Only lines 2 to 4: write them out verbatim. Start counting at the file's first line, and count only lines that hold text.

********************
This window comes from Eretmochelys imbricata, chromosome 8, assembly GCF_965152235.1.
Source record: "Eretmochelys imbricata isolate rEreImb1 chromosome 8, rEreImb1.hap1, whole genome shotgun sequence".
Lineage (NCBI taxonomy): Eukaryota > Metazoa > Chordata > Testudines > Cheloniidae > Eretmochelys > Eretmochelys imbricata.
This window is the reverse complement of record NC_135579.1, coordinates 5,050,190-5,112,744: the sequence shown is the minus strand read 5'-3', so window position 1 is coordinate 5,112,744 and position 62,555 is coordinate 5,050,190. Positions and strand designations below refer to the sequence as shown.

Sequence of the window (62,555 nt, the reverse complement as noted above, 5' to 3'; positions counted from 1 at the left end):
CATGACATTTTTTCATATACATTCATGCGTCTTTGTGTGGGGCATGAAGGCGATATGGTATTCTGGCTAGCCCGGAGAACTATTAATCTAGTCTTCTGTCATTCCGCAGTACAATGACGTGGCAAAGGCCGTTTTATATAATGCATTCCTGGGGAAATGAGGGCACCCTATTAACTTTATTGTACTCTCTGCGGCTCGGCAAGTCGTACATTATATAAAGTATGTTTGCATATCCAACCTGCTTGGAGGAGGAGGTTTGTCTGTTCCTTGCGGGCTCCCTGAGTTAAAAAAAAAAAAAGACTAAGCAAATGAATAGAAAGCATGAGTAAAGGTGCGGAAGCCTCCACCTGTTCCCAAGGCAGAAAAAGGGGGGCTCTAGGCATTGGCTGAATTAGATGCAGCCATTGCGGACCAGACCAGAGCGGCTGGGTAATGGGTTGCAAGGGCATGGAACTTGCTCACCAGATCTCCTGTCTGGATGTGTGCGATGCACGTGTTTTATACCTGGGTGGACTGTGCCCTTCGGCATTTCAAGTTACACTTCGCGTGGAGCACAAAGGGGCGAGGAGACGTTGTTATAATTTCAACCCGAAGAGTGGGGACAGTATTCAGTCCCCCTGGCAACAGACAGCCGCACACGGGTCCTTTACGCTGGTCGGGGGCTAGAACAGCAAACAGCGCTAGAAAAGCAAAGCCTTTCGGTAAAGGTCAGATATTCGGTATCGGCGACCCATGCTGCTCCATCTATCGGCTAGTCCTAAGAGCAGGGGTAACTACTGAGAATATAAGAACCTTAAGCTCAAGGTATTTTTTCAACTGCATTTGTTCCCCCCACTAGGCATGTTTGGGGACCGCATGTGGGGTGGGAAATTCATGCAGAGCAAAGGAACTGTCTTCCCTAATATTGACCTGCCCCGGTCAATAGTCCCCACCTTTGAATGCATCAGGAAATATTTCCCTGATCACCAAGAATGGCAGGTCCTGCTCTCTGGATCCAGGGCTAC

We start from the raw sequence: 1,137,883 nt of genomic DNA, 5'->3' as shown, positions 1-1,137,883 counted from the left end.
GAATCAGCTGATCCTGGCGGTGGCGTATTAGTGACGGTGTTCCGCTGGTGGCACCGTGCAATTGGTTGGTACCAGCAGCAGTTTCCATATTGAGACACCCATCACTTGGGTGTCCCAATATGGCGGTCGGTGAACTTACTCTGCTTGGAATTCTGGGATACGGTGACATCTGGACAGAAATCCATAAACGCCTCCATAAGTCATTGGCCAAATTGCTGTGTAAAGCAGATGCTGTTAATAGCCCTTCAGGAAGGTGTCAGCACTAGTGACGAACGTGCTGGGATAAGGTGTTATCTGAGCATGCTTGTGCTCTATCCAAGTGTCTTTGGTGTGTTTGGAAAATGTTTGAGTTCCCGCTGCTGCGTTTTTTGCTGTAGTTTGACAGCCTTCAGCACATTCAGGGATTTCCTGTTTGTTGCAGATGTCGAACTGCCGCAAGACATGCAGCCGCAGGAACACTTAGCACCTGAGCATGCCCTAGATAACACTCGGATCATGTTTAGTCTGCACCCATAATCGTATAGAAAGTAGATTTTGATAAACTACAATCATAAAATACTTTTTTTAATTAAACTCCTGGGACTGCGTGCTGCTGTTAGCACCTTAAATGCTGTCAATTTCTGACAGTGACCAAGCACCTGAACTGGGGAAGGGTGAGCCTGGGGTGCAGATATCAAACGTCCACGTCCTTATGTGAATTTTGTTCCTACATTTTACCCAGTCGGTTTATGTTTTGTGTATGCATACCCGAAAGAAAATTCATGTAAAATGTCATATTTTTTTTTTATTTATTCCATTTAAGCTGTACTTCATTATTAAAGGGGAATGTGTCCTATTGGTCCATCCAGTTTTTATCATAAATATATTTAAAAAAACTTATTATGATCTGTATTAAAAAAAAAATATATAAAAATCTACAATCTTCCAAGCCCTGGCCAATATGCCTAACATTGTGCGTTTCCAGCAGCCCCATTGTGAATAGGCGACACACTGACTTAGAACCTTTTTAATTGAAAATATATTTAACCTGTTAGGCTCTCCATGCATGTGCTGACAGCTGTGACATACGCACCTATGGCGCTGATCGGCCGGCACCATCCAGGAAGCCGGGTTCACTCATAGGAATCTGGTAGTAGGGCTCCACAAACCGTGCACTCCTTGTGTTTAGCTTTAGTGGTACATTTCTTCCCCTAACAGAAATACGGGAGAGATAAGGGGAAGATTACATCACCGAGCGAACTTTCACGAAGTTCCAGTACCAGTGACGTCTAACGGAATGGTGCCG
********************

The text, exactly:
Source record: "Eretmochelys imbricata isolate rEreImb1 chromosome 8, rEreImb1.hap1, whole genome shotgun sequence".
Lineage (NCBI taxonomy): Eukaryota > Metazoa > Chordata > Testudines > Cheloniidae > Eretmochelys > Eretmochelys imbricata.
This window is the reverse complement of record NC_135579.1, coordinates 5,050,190-5,112,744: the sequence shown is the minus strand read 5'-3', so window position 1 is coordinate 5,112,744 and position 62,555 is coordinate 5,050,190. Positions and strand designations below refer to the sequence as shown.